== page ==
Jean Negulesco, o Jean Negulescu (Craiova, Rumania, 26 de febrero de 1900 – Marbella, España, 18 de julio de 1993), fue un director y guionista de cine rumano, nacionalizado estadounidense.
- Fecha de nacimiento: 1900-02-26
- Falleció: 1993-07-18
- Lugar de nacimiento: Craiova, Dolj, Romania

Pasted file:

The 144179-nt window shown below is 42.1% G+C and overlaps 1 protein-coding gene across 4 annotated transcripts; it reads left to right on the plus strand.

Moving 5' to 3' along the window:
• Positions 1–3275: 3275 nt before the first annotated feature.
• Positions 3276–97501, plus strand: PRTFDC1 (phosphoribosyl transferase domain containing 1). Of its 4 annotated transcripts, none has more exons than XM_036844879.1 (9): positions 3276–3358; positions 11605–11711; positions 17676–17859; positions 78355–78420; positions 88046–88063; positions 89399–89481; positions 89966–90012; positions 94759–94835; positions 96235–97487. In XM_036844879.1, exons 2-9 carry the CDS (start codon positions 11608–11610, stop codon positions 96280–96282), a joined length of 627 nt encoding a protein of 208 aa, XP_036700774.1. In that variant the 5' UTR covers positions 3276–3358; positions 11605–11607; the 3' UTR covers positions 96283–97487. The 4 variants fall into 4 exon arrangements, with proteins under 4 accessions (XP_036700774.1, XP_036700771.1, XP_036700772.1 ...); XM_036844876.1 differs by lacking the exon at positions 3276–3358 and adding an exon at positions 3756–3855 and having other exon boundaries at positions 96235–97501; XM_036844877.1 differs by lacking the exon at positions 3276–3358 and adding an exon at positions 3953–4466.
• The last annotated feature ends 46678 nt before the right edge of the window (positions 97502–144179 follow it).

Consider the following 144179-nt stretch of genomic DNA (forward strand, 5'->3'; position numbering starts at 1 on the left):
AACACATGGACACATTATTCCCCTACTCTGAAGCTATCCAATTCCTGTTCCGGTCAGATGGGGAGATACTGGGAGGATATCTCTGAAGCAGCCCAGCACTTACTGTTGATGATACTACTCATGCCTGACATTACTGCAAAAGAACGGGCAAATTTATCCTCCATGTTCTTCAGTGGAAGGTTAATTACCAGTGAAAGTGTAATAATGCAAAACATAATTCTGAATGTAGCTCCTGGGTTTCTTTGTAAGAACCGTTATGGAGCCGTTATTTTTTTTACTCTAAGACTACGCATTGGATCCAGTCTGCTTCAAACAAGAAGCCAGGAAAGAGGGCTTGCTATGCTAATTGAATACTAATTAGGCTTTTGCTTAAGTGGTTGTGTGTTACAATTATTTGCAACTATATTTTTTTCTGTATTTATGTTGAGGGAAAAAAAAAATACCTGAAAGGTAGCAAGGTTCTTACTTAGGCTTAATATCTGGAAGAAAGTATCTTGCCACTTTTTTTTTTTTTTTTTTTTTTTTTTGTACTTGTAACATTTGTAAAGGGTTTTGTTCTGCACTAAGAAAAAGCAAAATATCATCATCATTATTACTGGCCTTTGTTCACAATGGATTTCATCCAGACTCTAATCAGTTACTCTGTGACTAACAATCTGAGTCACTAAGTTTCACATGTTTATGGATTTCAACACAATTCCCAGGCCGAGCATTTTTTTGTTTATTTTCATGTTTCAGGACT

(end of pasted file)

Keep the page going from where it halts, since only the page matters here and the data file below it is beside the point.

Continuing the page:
From Wikipedia, the free encyclopedia. Jean Negulesco (born Jean Negulescu; 26 February 1900 – 18 July 1993) was a Romanian-born American film director and screenwriter. Born in Craiova, he attended Carol I High School. In 1915 he moved to Vienna, in 1919 to Bucharest, where he worked as a painter, before becoming a stage decorator in Paris. In 1927 he went to New York City for an exhibition of his paintings, and settled there. In 1934 he entered the film industry, first as a sketch artist, then as an assistant producer, second unit director and in the late 1930s he became a director and screenwriter. He made a reputation at Warner Brothers by directing short subjects, particularly a series of band shorts featuring unusual camera angles and dramatic use of shadows and silhouettes. Negulesco's first feature film as director was Singapore Woman (1941). In 1948 he was nominated for an Academy Award for Directing for Johnny Belinda. In 1955, he won the BAFTA Award for Best Film for How to Marry a Millionaire. His 1959 movie, The Best of Everything, was on Entertainment Weekly's "Top 50 Cult Films of All-Time" list. From the late 1960s, he lived in Marbella, Spain where he died there at age 93, of heart failure. During his Hollywood career and in his 1984 autobiography, Negulesco claimed to have been born on 29 February 1900; he was apparently motivated to make this statement because birthdays on Leap Year Day are comparatively rare. In fact, 1900 was not a leap year, so there was no 29 February in 1900. Negulesco's autobiography (in which this claim appears) is appropriately titled Things I Did and Things I Think I Did. Description above from the Wikipedia article Jean Negulesco, licensed under CC-BY-SA, full list of contributors on Wikipedia','From Wikipedia, the free encyclopedia. David Wayne (January 30, 1914 – February 9, 1995) was an American actor with a career spanning nearly 50 years. Early life and career Wayne was born Wayne James McMeekan in Traverse City, Michigan, the son of Helen Matilda (née Mason) and John David McMeekan. He grew up in Bloomingdale, Michigan. Wayne's first major Broadway role was Og the leprechaun in Finian's Rainbow, for which he won the Theatre World Award and the first ever Tony for Best Featured Actor in a Musical. While appearing in the play, he and co-star Albert Sharpe were recruited by producer David O. Selznick to play Irish characters in the film Portrait of Jennie (1948). It was in 1948 as well that Wayne became one of those fortunate 50 applicants (out of approximately 700) granted membership in New York's newly formed Actors Studio. He was awarded a second Tony for Best Actor in a Play for The Teahouse of the August Moon and was nominated as Best Actor in a Musical for The Happy Time. He originated the role of Ensign Pulver in the classic stage comedy Mister Roberts and also appeared in Say, Darling, After the Fall, and Incident at Vichy.','From Wikipedia, the free encyclopedia Rory Calhoun (August 8, 1922 – April 28, 1999) was an American television and film actor, screenwriter, and producer best known for his roles in Westerns. Description above from the Wikipedia article Rory Calhoun, licensed under CC-BY-SA, full list of contributors on Wikipedia.','From Wikipedia, the free encyclopedia. Cameron Mitchell (November 4, 1918 – July 6, 1994) was an American film, television and Broadway actor with close ties to one of Canada's most successful families, and considered, by Lee Strasberg, to be one of the founding members of The Actor's Studio in New York City. Description above from the Wikipedia article Cameron Mitchell (actor), licensed under CC-BY-SA, full list of contributors on Wikipedia','From Wikipedia, the free encyclopedia Alexander D'Arcy, ( 10 August 1908 – 20 April 1996) was an Egyptian actor with an international film repertoire. Born Alexander Sarruf in Cairo, Egypt, D'Arcy, variously credited as Alexandre D'Arcy, Alex D'Arcy, Alexandre Darcy and Alex d'Arcy appeared in some 45 films, mostly as a suave gentleman or smooth rogue. His first film appearance was in 1927 in The Garden of Allah, before appearing in Alfred Hitchcock's Champagne (1928). He then went to Hollywood where he started by playing supporting roles in several films in the late 1930s including The Prisoner of Zenda (1937) Stolen Holiday (1937), The Awful Truth (1937). In 1953, he was one of Marilyn Monroe's suitors in How to Marry a Millionaire and featured in Abdulla the Great and Soldier of Fortune in 1955. His roles diminished in importance and by the 1960s he was acting mostly on television before resurfacing in horror films, notably It's Hot in Paradise (1962) and as Dracula in Blood of Dracula's Castle (1969). Evidently a favorite of such cult directors as Roger Corman, Russ Meyer and Sam Fuller, D'Arcy was seen in Corman's St. Valentine's Day Massacre (1967), Meyer's The Seven Minutes (1971) and Fuller's Dead Pigeon on Beethoven Street (1972). His last appearance was in a German television detective series in 1973. He died in West Hollywood, California. Description above from the Wikipedia article Alexander D'Arcy, licensed under CC-BY-SA, full list of contributors on Wikipedia.','William Powell was on the New York stage by 1912, but it would be ten years before his film career would begin. In 1924 he went to Paramount Pictures, where he was employed for the next seven years. During that time, he played in a number of interesting films, but stardom was elusive. He did finally attract attention with The Last Command (1928) as Leo, the arrogant film director. Stardom finally came via his role as Philo Vance in The Canary Murder Case (1929), in which he investigates the death of Louise Brooks, "the Canary." Unlike many silent actors, sound boosted Powell's career. He had a fine, urbane voice and his stage training and comic timing greatly aided his introduction to sound pictures. However, he was not happy with the type of roles he was playing at Paramount, so in 1931 he switched to Warner Bros. There, he again became disappointed with his roles, and his last appearance for Warners was as Philo Vance in The Kennel Murder Case (1933). In 1934 Powell went to MGM, where he was teamed with Myrna Loy in Manhattan Melodrama (1934). While Philo made Powell a star, another detective, Nick Charles, made him famous. Powell received an Academy Award nomination for The Thin Man (1934) and later starred in the Best Picture winner for 1936, The Great Ziegfeld (1936). Powell could play any role with authority, whether in a comedy, thriller, or drama. He received his second Academy Award nomination for My Man Godfrey (1936) and was on top of the world until 1937, when he made his first picture with Jean Harlow, Reckless (1935). The two clicked, off-screen as well as on-screen, and shortly became engaged. One day, while Powell was filming Double Wedding (1937) on one MGM sound stage, Harlow became ill on another. She was finally taken to the hospital, where she died. Her death greatly upset both Powell and Myrna Loy, and he took six weeks off from making the movie to deal with his sorrow. After that he traveled, not making another MGM film for a year. He eventually did five sequels to "The Thin Man," the last one in 1947. He also received his third Academy Award nomination for his work in Life with Father (1947). His screen appearances became less frequent after that, and his last role was in 1955. He had come a long way from playing the villain in 1922.